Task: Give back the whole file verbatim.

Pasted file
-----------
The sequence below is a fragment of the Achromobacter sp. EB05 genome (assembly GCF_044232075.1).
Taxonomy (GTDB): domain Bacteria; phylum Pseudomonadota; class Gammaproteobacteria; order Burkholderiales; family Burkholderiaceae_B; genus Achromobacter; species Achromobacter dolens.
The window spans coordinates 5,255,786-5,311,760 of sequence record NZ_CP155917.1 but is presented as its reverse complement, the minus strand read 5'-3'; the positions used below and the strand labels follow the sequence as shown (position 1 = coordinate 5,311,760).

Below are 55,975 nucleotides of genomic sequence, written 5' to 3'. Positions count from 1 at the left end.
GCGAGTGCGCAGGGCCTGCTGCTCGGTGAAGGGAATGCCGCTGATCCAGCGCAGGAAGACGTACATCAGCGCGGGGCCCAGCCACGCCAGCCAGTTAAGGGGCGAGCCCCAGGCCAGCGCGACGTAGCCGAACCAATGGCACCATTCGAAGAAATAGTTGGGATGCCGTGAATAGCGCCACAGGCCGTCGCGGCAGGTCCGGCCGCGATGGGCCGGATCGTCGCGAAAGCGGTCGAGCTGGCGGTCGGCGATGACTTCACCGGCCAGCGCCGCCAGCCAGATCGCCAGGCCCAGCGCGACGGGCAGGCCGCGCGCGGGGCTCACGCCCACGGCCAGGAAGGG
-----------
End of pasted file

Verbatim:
The sequence below is a fragment of the Achromobacter sp. EB05 genome (assembly GCF_044232075.1).
Taxonomy (GTDB): domain Bacteria; phylum Pseudomonadota; class Gammaproteobacteria; order Burkholderiales; family Burkholderiaceae_B; genus Achromobacter; species Achromobacter dolens.
The window spans coordinates 5,255,786-5,311,760 of sequence record NZ_CP155917.1 but is presented as its reverse complement, the minus strand read 5'-3'; the positions used below and the strand labels follow the sequence as shown (position 1 = coordinate 5,311,760).

Below are 55,975 nucleotides of genomic sequence, written 5' to 3'. Positions count from 1 at the left end.
GCGAGTGCGCAGGGCCTGCTGCTCGGTGAAGGGAATGCCGCTGATCCAGCGCAGGAAGACGTACATCAGCGCGGGGCCCAGCCACGCCAGCCAGTTAAGGGGCGAGCCCCAGGCCAGCGCGACGTAGCCGAACCAATGGCACCATTCGAAGAAATAGTTGGGATGCCGTGAATAGCGCCACAGGCCGTCGCGGCAGGTCCGGCCGCGATGGGCCGGATCGTCGCGAAAGCGGTCGAGCTGGCGGTCGGCGATGACTTCACCGGCCAGCGCCGCCAGCCAGATCGCCAGGCCCAGCGCGACGGGCAGGCCGCGCGCGGGGCTCACGCCCACGGCCAGGAAGGG